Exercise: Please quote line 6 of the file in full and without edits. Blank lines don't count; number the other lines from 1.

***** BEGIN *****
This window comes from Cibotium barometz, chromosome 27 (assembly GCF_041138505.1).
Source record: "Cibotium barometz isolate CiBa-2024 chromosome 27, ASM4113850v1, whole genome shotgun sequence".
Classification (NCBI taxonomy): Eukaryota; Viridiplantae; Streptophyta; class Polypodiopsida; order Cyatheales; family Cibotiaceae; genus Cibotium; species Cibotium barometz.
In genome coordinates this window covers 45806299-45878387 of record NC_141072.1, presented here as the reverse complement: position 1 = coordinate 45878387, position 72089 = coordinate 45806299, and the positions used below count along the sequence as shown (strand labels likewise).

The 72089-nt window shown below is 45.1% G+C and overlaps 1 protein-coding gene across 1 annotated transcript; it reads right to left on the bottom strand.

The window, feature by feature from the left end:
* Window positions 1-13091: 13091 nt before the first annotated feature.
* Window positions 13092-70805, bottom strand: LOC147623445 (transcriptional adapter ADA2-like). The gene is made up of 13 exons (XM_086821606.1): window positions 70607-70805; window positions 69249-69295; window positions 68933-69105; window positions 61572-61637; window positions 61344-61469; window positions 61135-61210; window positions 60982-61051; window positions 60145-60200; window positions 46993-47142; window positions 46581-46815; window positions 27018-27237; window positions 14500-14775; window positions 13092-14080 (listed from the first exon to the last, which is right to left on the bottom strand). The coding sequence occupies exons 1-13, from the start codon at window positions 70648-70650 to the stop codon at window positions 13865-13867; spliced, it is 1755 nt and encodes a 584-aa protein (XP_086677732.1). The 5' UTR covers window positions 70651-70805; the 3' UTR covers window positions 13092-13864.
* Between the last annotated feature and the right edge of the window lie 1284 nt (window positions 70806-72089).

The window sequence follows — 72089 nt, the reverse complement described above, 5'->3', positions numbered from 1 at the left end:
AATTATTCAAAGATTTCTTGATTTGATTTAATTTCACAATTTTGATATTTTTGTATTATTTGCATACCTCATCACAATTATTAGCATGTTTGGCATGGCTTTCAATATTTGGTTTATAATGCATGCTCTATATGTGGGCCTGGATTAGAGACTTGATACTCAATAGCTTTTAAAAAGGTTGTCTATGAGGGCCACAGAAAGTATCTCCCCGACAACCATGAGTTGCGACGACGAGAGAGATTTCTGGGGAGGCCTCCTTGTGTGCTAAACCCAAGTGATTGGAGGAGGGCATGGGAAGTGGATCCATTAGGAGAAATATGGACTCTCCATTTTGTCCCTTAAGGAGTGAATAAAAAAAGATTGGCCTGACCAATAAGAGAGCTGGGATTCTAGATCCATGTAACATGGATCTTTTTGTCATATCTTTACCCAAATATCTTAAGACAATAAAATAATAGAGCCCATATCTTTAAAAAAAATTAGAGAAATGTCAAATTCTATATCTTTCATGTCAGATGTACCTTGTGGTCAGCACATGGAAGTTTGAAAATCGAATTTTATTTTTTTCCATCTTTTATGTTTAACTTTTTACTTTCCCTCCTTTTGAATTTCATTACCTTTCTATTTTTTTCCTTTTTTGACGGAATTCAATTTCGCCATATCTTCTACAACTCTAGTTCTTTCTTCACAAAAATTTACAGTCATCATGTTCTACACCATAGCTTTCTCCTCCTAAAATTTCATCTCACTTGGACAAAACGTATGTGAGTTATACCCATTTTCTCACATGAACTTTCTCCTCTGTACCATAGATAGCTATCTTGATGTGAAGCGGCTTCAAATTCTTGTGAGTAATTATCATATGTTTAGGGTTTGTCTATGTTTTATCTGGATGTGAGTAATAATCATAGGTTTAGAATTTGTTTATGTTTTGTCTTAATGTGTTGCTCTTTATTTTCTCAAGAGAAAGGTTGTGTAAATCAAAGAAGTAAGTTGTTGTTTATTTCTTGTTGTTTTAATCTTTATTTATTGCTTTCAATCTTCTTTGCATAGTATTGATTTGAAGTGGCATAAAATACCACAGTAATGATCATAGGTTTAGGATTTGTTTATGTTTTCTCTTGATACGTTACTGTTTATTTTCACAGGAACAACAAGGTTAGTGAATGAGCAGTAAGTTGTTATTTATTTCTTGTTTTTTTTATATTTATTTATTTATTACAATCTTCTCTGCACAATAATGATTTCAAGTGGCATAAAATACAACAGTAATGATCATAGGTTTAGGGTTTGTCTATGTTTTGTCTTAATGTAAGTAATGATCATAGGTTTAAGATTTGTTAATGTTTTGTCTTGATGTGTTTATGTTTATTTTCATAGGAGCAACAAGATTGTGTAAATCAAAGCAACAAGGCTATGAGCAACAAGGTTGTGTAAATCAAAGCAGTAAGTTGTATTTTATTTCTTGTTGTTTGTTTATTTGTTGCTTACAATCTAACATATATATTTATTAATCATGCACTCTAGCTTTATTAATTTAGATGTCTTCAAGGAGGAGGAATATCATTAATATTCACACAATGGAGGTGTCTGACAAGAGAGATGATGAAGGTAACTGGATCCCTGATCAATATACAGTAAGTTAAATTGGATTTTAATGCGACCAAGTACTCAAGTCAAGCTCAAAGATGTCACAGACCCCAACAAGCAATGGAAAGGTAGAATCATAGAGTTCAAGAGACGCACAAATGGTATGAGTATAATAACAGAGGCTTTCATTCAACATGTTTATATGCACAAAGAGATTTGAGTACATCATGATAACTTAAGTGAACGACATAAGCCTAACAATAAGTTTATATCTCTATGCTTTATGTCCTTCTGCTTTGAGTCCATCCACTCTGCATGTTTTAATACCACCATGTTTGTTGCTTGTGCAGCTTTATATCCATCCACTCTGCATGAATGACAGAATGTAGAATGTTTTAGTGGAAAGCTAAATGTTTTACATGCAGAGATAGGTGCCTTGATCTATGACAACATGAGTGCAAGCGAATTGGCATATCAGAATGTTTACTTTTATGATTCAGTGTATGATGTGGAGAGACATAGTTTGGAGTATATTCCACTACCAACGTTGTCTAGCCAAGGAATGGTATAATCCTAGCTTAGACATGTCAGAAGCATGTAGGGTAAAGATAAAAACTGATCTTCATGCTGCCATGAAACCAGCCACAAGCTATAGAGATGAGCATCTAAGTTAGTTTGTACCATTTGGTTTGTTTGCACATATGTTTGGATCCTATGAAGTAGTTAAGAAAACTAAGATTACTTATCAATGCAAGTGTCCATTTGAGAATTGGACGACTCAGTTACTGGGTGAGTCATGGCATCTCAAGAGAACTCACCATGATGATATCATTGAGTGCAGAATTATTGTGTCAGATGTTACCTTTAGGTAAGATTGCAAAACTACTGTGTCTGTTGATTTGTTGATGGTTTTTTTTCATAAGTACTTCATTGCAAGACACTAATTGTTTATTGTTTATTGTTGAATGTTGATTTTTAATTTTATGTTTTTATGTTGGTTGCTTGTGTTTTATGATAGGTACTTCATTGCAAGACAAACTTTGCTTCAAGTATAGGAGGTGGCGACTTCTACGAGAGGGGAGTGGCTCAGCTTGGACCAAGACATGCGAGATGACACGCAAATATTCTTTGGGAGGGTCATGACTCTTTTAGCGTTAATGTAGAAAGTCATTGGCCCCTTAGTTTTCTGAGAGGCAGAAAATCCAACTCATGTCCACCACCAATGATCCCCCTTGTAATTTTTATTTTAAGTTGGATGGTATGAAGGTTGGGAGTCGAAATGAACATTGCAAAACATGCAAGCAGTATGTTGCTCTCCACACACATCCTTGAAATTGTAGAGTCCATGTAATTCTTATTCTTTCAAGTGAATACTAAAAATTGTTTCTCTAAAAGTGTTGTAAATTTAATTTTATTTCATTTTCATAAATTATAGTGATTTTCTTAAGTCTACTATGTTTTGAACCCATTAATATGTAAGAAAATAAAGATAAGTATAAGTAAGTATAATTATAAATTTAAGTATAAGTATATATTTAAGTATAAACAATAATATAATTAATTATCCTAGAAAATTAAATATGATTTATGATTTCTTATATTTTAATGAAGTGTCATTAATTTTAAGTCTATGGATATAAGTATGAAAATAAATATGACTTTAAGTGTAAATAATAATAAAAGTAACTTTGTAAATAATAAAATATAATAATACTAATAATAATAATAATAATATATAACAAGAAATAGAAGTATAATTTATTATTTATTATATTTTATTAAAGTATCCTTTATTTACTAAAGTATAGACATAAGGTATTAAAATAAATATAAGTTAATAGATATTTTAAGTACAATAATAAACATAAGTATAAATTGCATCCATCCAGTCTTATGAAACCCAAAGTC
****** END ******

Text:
The window, feature by feature from the left end: